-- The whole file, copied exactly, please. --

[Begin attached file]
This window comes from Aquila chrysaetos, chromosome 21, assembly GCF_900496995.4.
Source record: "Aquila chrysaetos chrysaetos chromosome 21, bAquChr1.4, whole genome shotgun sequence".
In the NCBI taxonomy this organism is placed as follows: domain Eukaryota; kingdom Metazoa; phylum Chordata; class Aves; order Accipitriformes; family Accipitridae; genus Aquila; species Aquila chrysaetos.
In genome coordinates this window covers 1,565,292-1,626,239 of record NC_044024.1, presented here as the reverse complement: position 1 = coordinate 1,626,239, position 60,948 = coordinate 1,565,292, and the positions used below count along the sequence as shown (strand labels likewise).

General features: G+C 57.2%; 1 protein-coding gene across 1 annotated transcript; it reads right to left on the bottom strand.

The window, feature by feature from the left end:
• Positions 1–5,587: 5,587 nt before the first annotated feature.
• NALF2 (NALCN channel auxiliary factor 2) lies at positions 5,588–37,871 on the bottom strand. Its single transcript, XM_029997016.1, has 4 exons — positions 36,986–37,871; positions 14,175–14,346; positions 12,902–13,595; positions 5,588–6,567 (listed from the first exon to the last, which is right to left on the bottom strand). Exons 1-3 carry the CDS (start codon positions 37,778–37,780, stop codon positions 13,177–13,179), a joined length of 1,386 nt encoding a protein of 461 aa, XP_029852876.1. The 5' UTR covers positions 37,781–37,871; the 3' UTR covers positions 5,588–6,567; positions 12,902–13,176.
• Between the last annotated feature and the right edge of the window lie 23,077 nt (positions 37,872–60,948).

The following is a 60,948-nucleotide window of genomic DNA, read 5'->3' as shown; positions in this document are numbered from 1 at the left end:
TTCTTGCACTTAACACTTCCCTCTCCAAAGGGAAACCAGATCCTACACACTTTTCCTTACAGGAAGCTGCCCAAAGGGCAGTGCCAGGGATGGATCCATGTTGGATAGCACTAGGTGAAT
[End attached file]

This window comes from Aquila chrysaetos, chromosome 21, assembly GCF_900496995.4.
Source record: "Aquila chrysaetos chrysaetos chromosome 21, bAquChr1.4, whole genome shotgun sequence".
In the NCBI taxonomy this organism is placed as follows: domain Eukaryota; kingdom Metazoa; phylum Chordata; class Aves; order Accipitriformes; family Accipitridae; genus Aquila; species Aquila chrysaetos.
In genome coordinates this window covers 1,565,292-1,626,239 of record NC_044024.1, presented here as the reverse complement: position 1 = coordinate 1,626,239, position 60,948 = coordinate 1,565,292, and the positions used below count along the sequence as shown (strand labels likewise).

General features: G+C 57.2%; 1 protein-coding gene across 1 annotated transcript; it reads right to left on the bottom strand.

The window, feature by feature from the left end:
• Positions 1–5,587: 5,587 nt before the first annotated feature.
• NALF2 (NALCN channel auxiliary factor 2) lies at positions 5,588–37,871 on the bottom strand. Its single transcript, XM_029997016.1, has 4 exons — positions 36,986–37,871; positions 14,175–14,346; positions 12,902–13,595; positions 5,588–6,567 (listed from the first exon to the last, which is right to left on the bottom strand). Exons 1-3 carry the CDS (start codon positions 37,778–37,780, stop codon positions 13,177–13,179), a joined length of 1,386 nt encoding a protein of 461 aa, XP_029852876.1. The 5' UTR covers positions 37,781–37,871; the 3' UTR covers positions 5,588–6,567; positions 12,902–13,176.
• Between the last annotated feature and the right edge of the window lie 23,077 nt (positions 37,872–60,948).

The following is a 60,948-nucleotide window of genomic DNA, read 5'->3' as shown; positions in this document are numbered from 1 at the left end:
TTCTTGCACTTAACACTTCCCTCTCCAAAGGGAAACCAGATCCTACACACTTTTCCTTACAGGAAGCTGCCCAAAGGGCAGTGCCAGGGATGGATCCATGTTGGATAGCACTAGGTGAAT